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Lender of last resort and the moral hazard problem


  • Mikko Niskanen

    (Opstock Ltd. , Helsinki Finland)


The paper considers a modelin which limited liability causes an asset substitution problem for banks. The problem can at times become so severe that the current regulatory framework – based on a combination of effectively full deposit insurance, minimum capital requirements and prudential supervision – proves inadequate for mitigating the moral hazard. Against this background, consideration is given to the question of how, and at what cost, an increase in market discipline would improve incentives. Finally, the additional microeconomic incentive effects of lender of last resort (LOLR) arrangements in the various alternatives is discussed. In conclusion, it is argued that LOLR arrangements in which the terms of liquidity support depend on the bank’s risk profile can be effective in improving the bank’s incentives to make the desired risk choice in the first place.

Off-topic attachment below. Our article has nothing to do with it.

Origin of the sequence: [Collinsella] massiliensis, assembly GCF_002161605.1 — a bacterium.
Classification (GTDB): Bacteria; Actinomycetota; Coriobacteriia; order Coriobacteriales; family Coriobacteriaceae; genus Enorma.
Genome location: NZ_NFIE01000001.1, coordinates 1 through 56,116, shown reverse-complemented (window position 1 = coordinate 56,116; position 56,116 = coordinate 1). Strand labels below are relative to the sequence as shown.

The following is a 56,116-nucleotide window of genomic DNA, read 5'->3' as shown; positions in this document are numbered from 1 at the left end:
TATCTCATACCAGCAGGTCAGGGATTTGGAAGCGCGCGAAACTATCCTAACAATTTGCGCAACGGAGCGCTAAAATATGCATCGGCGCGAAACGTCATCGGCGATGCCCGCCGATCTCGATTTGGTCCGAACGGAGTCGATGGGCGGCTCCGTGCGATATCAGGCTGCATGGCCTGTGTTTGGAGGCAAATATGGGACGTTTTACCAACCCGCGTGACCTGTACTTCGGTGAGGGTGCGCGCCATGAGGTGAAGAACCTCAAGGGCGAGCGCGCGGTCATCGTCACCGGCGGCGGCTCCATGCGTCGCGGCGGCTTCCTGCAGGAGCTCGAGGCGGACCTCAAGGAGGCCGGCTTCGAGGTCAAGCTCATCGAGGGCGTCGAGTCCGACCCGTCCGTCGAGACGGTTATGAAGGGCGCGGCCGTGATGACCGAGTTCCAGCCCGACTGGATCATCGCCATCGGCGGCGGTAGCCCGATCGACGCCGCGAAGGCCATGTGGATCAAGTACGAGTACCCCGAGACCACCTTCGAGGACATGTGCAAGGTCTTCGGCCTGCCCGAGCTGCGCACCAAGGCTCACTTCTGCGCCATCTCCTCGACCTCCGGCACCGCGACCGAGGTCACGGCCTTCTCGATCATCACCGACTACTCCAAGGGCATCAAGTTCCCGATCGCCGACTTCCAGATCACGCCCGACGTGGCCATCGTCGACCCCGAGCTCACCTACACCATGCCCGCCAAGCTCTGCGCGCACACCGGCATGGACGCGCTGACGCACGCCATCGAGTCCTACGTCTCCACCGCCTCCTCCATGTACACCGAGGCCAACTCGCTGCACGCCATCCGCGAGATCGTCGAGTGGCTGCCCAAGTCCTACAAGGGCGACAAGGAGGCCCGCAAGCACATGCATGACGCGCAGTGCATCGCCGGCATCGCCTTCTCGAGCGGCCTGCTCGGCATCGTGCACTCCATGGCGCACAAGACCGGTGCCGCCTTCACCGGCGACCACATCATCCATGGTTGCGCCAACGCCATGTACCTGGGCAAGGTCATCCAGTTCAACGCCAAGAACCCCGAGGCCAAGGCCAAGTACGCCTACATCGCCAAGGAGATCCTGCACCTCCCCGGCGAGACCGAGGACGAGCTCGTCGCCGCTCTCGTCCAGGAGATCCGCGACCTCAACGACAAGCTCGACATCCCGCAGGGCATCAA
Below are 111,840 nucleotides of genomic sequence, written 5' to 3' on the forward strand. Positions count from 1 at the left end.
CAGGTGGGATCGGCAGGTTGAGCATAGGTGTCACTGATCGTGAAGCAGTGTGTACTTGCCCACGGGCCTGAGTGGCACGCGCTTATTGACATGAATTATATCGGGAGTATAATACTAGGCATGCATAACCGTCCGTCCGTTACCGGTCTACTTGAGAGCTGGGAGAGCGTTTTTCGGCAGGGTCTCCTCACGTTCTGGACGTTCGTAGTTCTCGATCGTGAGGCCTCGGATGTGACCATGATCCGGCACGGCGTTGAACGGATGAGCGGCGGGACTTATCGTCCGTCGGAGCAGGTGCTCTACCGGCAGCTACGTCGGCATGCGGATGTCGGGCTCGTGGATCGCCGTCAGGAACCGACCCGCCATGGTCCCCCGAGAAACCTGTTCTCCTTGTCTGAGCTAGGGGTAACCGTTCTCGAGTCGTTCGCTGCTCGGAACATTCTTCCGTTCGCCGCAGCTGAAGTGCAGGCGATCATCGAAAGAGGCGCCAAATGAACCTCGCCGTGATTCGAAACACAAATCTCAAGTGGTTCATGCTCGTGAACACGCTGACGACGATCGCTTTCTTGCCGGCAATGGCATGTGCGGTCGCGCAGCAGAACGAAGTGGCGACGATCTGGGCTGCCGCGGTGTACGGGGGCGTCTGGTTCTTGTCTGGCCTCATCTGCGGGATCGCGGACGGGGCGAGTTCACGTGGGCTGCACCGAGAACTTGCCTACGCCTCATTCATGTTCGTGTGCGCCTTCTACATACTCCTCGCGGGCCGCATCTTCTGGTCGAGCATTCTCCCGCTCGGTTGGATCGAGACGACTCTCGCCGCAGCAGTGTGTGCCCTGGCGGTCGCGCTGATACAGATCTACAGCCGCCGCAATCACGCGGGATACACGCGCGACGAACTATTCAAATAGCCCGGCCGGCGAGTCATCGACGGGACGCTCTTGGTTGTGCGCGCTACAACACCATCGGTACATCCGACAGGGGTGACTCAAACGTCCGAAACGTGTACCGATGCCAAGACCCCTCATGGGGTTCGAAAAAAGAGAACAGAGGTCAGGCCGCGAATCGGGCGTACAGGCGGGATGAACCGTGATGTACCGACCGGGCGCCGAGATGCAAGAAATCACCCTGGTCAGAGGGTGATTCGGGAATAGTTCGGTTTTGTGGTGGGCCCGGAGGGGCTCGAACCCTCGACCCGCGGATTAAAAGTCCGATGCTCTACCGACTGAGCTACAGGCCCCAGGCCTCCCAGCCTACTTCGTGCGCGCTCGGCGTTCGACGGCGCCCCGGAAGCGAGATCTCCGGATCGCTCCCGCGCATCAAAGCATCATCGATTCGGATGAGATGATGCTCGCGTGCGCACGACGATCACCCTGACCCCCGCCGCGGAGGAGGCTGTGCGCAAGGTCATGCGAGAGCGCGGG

Suggested Citation

  • Mikko Niskanen, 2004. "Lender of last resort and the moral hazard problem," Macroeconomics 0405016, EconWPA.
  • Handle: RePEc:wpa:wuwpma:0405016 Note: Type of Document - pdf

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    References listed on IDEAS

    1. Junttila, Juha, 2002. "Forecasting the macroeconomy with current financial market information : Europe and the United States," Research Discussion Papers 2/2002, Bank of Finland.
    2. Honkapohja, Seppo & Mitra, Kaushik, 2005. "Performance of monetary policy with internal central bank forecasting," Journal of Economic Dynamics and Control, Elsevier, vol. 29(4), pages 627-658, April.
    3. Keloharju, Matti & Malkamäki, Markku & Nyborg, Kjell G. & Rydqvist, Kristian, 2002. "A Descriptive analysis of the finnish treasury bond market 1991-1999," Research Discussion Papers 16/2002, Bank of Finland.
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    More about this item


    central bank; liquidity provision; lender of last resort; moral hazard;

    JEL classification:

    • E5 - Macroeconomics and Monetary Economics - - Monetary Policy, Central Banking, and the Supply of Money and Credit
    • G0 - Financial Economics - - General
    • G2 - Financial Economics - - Financial Institutions and Services

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